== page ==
May 23 2013

Dog Bite Awareness Highlights from Altoona Veterinary Hospital

This week the American Veterinary Medical Association has been promoting its dog bite prevention efforts through the annual National Dog Bite Awareness Week. Over 4 million people in the United States are bitten every year with roughly 20% of them requiring medical attention. These incidents account for nearly ½ billion dollars in medical claims and made up roughly 1/3 of home liability insurance claims in 2011. Luckily, a large number of these situations can be avoided with the proper precautions and awareness of how to safely interact with our canine companions. One concerning aspect of dog bites incidents is the number of children involved. Dog bites have been reported to be the reason for 4-5% of children’s ER visits and have a high likelihood of involving the head and neck regions. We often get the opportunity to speak to school kids about dog bite prevention and the program we teach promotes these talking points with kids: First and foremost always remember that, while most dogs are good dogs, any dog can bite—Though many bites involve stray/unknown dogs, most bites involve a dog that is known by the victim. Always ask permission from the dog’s person before attempting to approach/pet a dog—Not all dogs will want attention from people/children they don’t know. If you are given permission, move slowly and allow the dog to decide if he/she wants to be petted. If the dog withdraws or appears scared/intimidated, do not continue to approach the dog. Do not bother mother animals and their young. If you are approached by a stray dog, do not run, scream, stare at, or turn your back to the dog. You should stand still with your hands at your sides and remain quiet (“Stand Like a Tree”) or slowly back away until you have gotten a safe distance away from the dog. If you are knocked down by a dog, lie with your face on the ground and cover the back of your neck while being as still and quiet as possible (“Lie Like a Log”) until the dog goes away and leaves you alone. Do not try to pet dogs that are tied up, sleeping, eating, behind fences, or in vehicles. Do not chase or tease dogs, pull their ears or tails, or grab their food, bones, or toys. Do not try to stop a fight between dogs or help an injured or sick dog. You should always get an adult to help. Always treat animals kindly and gently while respecting their desire to protect their people, places, or things. When we are speaking to adults, regardless of whether they are new puppy parents or seasoned dog owners, we try to emphasize their role in responsible pet ownership and dog bite prevention: Try to ensure your dog is well socialized and trained. This is easiest to accomplish when they are puppies, but can be worked on at any age. Do not let your dog run loose. Dogs should be contained within a properly fenced yard, kennel, run or on a leash/tie-out at all times. Avoid allowing young children to walk dogs they cannot control. If you meet children while out walking your dog, help by teaching them how to properly greet/approach a dog. Spaying/neutering can greatly reduce the aggressive tendencies in many dogs and help lower the risk of a bite occurring. Do not leave babies or young children unattended with a dog at any time. Discourage children from hugging dogs either at home or away. Not all dogs are tolerant of this kind of attention and it places the child’s face/head/neck in danger of being bitten. I hope that you all have a safe, fun, and bite-free summer with your 4-legged friends and wish you all the best of health. For more interesting dog bite awareness facts please peruse the information provided by the AVMA below:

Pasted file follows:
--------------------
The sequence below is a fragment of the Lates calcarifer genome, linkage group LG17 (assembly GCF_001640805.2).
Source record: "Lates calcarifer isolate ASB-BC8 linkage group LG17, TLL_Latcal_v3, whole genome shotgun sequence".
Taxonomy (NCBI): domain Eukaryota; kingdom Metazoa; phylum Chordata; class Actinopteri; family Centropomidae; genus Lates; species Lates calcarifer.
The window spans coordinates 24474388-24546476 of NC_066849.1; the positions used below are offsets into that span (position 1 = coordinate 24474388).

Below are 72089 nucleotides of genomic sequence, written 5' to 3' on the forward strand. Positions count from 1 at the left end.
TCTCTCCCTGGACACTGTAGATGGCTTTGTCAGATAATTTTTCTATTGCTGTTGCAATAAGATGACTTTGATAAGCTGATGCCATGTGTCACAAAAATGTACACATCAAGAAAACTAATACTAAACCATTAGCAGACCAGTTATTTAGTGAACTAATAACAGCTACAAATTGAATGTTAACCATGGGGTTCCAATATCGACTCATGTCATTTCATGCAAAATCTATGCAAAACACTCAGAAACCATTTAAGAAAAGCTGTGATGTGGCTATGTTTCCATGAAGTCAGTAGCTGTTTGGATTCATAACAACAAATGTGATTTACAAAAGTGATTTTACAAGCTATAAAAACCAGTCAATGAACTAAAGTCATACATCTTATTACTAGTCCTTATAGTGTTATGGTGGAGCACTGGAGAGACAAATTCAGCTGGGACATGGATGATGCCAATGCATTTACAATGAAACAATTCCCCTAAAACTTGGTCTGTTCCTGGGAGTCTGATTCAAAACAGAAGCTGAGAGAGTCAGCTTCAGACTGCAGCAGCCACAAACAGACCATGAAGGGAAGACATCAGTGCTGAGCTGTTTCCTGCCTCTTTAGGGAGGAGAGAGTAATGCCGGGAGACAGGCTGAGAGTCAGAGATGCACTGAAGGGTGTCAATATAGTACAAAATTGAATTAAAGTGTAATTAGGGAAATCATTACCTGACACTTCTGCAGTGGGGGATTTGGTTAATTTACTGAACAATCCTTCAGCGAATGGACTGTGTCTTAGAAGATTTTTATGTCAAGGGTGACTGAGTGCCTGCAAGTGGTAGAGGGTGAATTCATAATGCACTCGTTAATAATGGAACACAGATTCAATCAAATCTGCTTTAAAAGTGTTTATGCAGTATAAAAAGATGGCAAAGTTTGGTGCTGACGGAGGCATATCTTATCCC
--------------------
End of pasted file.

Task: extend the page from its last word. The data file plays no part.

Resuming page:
dogbiteinfo

ddaley | Uncategorized

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